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Considering my friend Dax and I were teenage boys, getting up early to fish was never a chore. Dax’s mother was more than happy to get up and drive us to Shermanbury Place (a distance of about twenty-five miles from home) looking back I think she wanted to encourage more wholesome activities like fishing rather than the more troubling pursuits that sixteen year old boys were attracted to, best to say no more on this issue but fags, girls and booze was high on the agenda.
Setting off at dawn to fish is an experience that I will never tire of and I can remember this particular trip so well. This was my first real experience of fishing a specimen carp lake, the excitement and anticipation while been driven through the beautiful Sussex countryside has stayed with me to this day. Although I was now obsessed with carp fishing this had not fogged my appreciation for nature and its landscape and that particular morning was a classic misty summers dawn with a chill in the air, the sun was very low in the sky and shrouded in heavy mist, the tones were mid-greys and yellows as we sat in the car, smoking roll ups.
When we arrived I found the lake and surroundings to be a vision of perfection, the mist was still heavy and we soon found a spot where reedmace surrounded the whole end of the lake apart from two small breaks, perfect for us to set up and fish.
Before I tackled up I threw in a few handfuls of my new bait, strawberry flavoured boillies, even the sound of the boillies dropping into the water gave a new and satisfying scatter-gun sequence of plops, punctuating the stillness of the morning. I set two rods up, one with a boillie close in to the far side by the reeds and a second float rod just to my left baited with sweetcorn.
Looking beyond the reeds I could see the outline of a trimmed hedge with a gap and beyond that a manicured lawn that dissolved into the mist, it was ghostly but for now my attention was focused on the emerald-green water and the occasional knocking reed signifying life below. This was a different type of angling experience, enhanced by the knowledge that some very large carp were present and because the lake was relatively small they were not far away from my bait, it made the whole experience electric.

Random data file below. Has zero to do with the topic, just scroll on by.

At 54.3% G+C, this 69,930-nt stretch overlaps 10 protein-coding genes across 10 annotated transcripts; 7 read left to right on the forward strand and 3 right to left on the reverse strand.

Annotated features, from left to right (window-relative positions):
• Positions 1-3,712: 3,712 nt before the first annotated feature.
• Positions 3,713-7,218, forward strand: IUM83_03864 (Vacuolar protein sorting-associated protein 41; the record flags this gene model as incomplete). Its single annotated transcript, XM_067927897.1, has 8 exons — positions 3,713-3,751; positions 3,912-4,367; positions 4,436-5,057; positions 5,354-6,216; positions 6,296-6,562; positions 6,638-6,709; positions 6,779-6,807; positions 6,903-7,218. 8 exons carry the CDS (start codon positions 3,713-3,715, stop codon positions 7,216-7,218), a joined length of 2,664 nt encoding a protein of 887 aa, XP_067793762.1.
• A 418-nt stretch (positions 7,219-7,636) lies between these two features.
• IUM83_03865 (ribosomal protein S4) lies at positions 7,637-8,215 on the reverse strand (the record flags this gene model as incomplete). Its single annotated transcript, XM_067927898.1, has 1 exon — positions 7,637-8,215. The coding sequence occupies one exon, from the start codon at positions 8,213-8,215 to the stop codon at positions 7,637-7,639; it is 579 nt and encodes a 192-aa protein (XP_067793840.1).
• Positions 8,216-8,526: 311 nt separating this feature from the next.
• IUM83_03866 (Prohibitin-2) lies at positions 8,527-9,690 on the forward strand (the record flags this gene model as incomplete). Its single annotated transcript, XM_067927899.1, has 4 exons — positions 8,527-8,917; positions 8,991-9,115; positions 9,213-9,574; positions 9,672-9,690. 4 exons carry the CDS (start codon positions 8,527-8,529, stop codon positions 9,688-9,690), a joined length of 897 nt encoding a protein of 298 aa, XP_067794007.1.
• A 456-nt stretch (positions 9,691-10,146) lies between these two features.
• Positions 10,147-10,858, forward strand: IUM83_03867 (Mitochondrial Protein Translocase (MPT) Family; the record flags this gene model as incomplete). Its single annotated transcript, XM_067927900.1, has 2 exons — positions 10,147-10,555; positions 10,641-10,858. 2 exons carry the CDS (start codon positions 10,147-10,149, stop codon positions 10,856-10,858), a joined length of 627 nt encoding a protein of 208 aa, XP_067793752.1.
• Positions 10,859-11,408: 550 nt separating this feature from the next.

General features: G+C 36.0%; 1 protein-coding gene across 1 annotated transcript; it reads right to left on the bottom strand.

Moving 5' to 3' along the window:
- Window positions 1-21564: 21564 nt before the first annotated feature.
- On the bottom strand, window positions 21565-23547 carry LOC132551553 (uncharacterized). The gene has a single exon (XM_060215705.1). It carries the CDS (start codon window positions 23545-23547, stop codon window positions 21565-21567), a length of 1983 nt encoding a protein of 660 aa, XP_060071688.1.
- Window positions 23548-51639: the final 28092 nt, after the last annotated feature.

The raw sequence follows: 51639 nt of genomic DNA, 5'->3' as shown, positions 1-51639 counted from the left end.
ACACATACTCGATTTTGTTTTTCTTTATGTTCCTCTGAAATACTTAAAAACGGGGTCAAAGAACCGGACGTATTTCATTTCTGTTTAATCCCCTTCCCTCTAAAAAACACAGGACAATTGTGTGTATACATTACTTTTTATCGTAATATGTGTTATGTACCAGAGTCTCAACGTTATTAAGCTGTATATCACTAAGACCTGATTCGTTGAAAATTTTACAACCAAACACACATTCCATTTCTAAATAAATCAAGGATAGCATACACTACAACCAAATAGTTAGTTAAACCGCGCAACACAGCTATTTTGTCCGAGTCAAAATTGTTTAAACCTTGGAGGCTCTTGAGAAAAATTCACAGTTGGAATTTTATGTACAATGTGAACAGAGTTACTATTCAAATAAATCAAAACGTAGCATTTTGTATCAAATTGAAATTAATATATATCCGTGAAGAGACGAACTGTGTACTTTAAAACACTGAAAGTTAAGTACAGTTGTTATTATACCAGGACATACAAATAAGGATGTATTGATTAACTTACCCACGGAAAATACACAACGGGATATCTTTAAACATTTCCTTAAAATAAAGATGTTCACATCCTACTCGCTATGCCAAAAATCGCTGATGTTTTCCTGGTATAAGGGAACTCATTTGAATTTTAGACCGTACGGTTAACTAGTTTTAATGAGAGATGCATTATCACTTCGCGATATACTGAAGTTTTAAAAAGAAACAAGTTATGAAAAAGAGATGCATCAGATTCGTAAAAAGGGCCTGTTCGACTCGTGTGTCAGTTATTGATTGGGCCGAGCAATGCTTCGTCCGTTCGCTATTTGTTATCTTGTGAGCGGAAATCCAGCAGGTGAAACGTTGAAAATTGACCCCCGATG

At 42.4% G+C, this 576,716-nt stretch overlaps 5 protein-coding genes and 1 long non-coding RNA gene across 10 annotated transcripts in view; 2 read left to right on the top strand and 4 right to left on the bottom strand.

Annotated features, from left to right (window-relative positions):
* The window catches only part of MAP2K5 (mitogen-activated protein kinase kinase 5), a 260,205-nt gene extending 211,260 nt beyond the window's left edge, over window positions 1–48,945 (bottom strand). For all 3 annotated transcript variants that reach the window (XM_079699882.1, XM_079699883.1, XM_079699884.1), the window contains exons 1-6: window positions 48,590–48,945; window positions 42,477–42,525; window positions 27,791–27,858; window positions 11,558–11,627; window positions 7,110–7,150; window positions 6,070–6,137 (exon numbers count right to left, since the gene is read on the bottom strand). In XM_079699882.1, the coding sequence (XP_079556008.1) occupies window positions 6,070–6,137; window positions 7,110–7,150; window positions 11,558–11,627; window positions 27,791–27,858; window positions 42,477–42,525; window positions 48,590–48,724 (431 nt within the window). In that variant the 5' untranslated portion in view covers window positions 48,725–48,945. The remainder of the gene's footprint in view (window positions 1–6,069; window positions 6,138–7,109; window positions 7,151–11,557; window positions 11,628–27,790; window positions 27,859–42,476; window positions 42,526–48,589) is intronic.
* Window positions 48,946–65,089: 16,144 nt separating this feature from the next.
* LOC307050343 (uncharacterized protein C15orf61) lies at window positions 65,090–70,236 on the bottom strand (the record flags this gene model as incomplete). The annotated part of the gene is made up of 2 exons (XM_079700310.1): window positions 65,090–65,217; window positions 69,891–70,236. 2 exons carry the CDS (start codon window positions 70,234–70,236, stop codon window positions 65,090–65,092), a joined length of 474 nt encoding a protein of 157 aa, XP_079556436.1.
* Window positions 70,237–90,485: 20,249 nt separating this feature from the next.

As the morning progressed the sun started to burn off the mist and in front of me past the reed bed and through a break in the hedge I could see the silhouette of Shermanbury Place, I was experiencing Arcadia emerging from the greys,whites and oranges of a summers morning.

Shermanbury Place arcadia

Shermanbury Place

Back in my swim there were more signals from the monster below but nothing was taking the corn or the strawberry temptations so by mid-morning we decided to explore the rest of the lake. Walking around I was surprised to see there were other anglers already set up, these carp anglers were not like the wheelbarrow pushing types we get today more focused on comfort than watercraft, these men of the 1980’s were quiet, discrete, loners and armed with a bare minimum of gear, the only indication of their presence was the occasion ‘bleep’ . I set up with just one rod now partnered with my only Optonic and kept low and quiet like the others, foolishly I felt holding a float rod did not seem the correct thing to do amongst these men of specimen carp.

By late-afternoon I was really not convinced anything was going to happen and our lift home was due at around five. While sitting on the dusty bank in my ripped faded old jeans I smoked and thought about this magical place, catching was not on the agenda today but something more important had happened, I had become entranced by large carp. As I moved small piles of dust around on the bank with my fingers creating patterns on the bank my Optonic burst into action, a run! Line spilled off the Mitchell 300 spool and ran through the rings making the monkey hit the rod as hell let loose. Looking up I could see line shooting through the water towards the opposite bank, then it stopped. My chance had gone.

Since that day I have never returned to Shermanbury Place and I don’t want to as it was my Arcadia. Since 1986 a lot has happened in carp fishing and this lake could have become ‘commercialised’. On a positive note I can’t find anything on the Internet about this place, perhaps it has gone back into private ownership to one lucky individual?

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